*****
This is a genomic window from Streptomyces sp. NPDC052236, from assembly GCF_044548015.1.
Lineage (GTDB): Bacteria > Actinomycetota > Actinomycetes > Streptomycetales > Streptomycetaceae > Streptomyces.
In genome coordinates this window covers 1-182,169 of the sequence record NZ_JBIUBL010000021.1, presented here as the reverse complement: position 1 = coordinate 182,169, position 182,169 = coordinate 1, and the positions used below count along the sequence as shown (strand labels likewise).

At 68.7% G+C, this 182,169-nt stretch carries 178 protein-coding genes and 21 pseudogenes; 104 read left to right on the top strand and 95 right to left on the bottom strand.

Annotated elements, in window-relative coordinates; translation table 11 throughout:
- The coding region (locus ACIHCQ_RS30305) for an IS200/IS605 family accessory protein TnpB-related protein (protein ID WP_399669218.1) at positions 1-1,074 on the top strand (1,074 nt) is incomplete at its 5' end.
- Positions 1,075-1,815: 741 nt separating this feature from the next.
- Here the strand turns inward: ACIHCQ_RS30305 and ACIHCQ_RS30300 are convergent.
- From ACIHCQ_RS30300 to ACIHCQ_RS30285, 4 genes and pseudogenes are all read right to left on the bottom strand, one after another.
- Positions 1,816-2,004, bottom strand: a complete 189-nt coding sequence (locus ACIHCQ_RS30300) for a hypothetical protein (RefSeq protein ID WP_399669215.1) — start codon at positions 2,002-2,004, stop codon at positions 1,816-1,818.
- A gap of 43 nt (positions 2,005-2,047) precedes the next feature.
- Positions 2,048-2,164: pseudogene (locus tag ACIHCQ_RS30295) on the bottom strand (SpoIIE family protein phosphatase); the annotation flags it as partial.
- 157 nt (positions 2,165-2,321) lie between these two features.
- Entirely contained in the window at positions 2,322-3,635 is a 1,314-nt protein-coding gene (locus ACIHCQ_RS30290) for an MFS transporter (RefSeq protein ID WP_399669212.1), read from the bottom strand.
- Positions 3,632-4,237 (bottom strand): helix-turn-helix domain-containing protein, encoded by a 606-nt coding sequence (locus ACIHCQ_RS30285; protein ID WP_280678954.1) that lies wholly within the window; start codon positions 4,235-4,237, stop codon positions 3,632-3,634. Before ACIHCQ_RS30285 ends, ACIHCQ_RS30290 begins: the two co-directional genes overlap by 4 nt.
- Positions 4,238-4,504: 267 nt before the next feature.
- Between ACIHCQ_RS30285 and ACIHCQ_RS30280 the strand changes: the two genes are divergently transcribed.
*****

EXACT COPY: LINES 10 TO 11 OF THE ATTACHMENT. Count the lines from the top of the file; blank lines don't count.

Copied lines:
- Positions 1,816-2,004, bottom strand: a complete 189-nt coding sequence (locus ACIHCQ_RS30300) for a hypothetical protein (RefSeq protein ID WP_399669215.1) — start codon at positions 2,002-2,004, stop codon at positions 1,816-1,818.
- A gap of 43 nt (positions 2,005-2,047) precedes the next feature.